Yet this is not quite the true fulfilment of the human being. True fulfilment is achieved when the intellect leads him to the realisation that there is something higher than intellect, so that the intellect surrenders itself completely to that ideal.

To put it more clearly, human fulfilment is attained when intellect recognises that man, and with him the entire creation, must strive for and achieve acknowledgement of, and attachment to, G–d, the Creator of the Universe and Master of everything in it.

This concept directly relates to, and must permeate, our daily life as evidenced also by the fact that the Psalm beginning with, “G–d reigns, He robed Himself in majesty”, has been instituted as the “Daily Psalm” for the sixth day of every week of the year. This is what Adam, the first man, accomplished when he acknowledged the sovereignty of the Creator, elevating himself and all creation to a level of recognising G–d.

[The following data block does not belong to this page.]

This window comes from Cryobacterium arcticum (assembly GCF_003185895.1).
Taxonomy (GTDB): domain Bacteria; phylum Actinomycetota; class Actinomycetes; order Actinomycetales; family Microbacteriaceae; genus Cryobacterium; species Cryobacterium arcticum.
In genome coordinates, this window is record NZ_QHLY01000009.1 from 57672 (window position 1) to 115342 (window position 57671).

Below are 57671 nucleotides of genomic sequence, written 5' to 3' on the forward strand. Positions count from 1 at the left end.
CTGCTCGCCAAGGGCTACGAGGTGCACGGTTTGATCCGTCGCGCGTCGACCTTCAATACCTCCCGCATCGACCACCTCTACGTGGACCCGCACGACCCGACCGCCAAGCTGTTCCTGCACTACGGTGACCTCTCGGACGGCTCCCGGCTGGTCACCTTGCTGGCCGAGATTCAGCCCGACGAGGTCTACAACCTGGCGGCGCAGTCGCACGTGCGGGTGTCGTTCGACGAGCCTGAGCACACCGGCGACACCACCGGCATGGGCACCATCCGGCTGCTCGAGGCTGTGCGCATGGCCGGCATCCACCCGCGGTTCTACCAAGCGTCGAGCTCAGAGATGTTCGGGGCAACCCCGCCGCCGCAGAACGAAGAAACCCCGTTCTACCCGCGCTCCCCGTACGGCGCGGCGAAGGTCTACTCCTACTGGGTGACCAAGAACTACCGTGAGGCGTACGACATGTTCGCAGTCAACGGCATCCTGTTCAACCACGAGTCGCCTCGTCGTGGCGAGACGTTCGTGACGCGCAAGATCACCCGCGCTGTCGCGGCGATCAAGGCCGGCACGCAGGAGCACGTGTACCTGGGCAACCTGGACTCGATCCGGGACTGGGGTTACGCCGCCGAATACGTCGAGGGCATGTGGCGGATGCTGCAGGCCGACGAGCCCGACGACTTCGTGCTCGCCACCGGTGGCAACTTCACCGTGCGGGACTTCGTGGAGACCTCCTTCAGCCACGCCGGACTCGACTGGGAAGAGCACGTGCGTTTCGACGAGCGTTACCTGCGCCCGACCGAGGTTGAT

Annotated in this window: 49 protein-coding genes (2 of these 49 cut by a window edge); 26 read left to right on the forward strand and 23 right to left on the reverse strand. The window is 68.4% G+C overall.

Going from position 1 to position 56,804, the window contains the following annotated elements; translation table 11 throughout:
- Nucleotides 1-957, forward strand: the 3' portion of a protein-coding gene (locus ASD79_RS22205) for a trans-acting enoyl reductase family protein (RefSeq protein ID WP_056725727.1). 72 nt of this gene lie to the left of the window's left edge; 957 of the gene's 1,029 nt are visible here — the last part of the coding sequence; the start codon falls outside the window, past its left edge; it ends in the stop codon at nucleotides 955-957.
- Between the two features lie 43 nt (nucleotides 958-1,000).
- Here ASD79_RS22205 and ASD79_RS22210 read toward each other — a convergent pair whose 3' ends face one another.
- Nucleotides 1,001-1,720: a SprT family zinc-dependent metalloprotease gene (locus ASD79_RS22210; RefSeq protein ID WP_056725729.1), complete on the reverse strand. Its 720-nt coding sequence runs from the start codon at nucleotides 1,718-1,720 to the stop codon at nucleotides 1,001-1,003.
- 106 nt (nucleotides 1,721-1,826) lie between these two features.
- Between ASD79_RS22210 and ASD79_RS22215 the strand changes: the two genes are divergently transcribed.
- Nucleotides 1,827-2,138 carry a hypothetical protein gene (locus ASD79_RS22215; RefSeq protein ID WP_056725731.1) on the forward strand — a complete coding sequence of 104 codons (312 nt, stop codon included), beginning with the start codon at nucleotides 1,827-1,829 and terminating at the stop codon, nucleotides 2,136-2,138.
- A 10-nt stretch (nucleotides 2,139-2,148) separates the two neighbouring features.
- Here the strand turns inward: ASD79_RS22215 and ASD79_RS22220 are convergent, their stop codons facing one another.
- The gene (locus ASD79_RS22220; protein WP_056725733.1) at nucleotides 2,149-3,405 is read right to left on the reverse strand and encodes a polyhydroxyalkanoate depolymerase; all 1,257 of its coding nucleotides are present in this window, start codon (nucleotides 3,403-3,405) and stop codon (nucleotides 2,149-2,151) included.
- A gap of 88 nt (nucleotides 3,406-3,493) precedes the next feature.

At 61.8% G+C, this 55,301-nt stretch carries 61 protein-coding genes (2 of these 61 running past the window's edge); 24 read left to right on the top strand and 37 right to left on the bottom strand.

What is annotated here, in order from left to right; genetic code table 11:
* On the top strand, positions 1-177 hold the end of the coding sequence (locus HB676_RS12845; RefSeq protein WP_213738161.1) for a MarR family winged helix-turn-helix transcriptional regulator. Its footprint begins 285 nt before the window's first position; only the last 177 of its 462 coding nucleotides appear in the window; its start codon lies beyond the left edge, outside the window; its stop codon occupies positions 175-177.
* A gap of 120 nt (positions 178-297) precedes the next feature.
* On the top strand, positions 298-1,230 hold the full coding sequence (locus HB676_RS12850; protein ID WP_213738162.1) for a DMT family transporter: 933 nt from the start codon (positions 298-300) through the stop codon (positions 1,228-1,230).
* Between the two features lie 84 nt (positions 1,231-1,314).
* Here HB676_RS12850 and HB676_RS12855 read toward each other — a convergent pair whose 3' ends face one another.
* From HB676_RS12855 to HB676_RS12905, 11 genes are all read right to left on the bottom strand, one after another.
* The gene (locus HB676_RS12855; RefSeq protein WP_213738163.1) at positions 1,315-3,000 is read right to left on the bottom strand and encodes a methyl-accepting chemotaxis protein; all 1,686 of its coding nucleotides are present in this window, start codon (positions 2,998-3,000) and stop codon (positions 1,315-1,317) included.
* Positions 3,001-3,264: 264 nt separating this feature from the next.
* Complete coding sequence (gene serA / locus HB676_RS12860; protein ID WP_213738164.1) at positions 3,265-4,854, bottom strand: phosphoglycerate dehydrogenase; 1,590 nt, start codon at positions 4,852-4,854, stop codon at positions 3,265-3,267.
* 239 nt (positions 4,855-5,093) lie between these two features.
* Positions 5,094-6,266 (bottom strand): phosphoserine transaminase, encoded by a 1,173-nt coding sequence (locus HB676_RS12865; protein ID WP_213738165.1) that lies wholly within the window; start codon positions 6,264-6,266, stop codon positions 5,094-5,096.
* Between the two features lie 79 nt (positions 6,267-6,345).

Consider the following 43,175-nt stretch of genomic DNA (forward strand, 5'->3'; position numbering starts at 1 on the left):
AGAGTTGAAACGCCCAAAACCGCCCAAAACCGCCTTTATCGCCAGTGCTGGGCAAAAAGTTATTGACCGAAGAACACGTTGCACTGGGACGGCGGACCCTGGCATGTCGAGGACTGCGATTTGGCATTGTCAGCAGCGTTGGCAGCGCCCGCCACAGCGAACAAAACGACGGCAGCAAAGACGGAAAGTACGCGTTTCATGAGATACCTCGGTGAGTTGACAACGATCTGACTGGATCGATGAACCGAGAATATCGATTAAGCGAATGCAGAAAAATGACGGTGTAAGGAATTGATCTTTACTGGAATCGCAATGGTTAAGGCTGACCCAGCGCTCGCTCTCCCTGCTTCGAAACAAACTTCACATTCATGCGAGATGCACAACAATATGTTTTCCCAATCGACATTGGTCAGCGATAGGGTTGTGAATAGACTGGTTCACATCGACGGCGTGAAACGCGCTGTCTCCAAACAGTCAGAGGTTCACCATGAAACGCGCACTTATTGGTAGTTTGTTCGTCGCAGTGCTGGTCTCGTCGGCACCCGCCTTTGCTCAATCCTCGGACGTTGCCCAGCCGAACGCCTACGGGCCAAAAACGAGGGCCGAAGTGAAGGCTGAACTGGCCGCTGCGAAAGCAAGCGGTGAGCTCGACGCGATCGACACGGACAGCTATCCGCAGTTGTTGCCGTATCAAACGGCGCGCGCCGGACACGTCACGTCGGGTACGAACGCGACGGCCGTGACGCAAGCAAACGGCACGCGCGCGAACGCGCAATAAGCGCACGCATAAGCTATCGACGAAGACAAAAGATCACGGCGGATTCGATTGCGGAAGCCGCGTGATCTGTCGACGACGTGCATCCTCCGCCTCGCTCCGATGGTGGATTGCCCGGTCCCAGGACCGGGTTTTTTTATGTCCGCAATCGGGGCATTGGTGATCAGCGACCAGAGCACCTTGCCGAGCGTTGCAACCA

The general lesson to be inferred from all this is as follows: Reflecting upon himself, a person will see that most of his life and most of his efforts are taken up with things which, at first glance, are material and mundane, such as eating, drinking, sleeping and the like. It is also evident that there is a greater number of “men of the world” than “men of the spirit”. In general, one sees most people immersed largely in material pursuits. Hence, one may erroneously think that perhaps the material and physical aspects of life are the most important in the world.

Rosh Hashanah teaches us that the opposite is true. To be sure, it took five days and part of the sixth to create all sorts of creatures. Yet it was man, a very small part of creation in time and space, who was the essence and purpose of the entire creation. And in man, too, the essential thing is not the body, which is “dust from the earth”, but the soul, the living spirit which G–d “breathed into his nostrils”; a soul which is “truly part of G–dliness Above.” Only after man was created with the Divine spark within him did the entire creation become worthy and complete. Thus man can justly be described as the “beginning” of creation in all its domains, and Rosh Hashanah, the birthday of man, as “the day of the beginning of Your works.”